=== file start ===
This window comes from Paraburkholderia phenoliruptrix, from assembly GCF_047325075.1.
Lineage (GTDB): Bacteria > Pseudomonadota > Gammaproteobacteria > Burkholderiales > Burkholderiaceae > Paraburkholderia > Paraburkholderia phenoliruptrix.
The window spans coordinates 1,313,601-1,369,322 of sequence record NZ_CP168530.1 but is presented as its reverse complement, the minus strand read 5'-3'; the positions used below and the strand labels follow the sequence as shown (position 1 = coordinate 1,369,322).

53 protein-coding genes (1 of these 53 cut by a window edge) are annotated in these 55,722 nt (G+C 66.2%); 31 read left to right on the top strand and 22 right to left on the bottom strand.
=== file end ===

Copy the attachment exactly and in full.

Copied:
This window comes from Paraburkholderia phenoliruptrix, from assembly GCF_047325075.1.
Lineage (GTDB): Bacteria > Pseudomonadota > Gammaproteobacteria > Burkholderiales > Burkholderiaceae > Paraburkholderia > Paraburkholderia phenoliruptrix.
The window spans coordinates 1,313,601-1,369,322 of sequence record NZ_CP168530.1 but is presented as its reverse complement, the minus strand read 5'-3'; the positions used below and the strand labels follow the sequence as shown (position 1 = coordinate 1,369,322).

53 protein-coding genes (1 of these 53 cut by a window edge) are annotated in these 55,722 nt (G+C 66.2%); 31 read left to right on the top strand and 22 right to left on the bottom strand.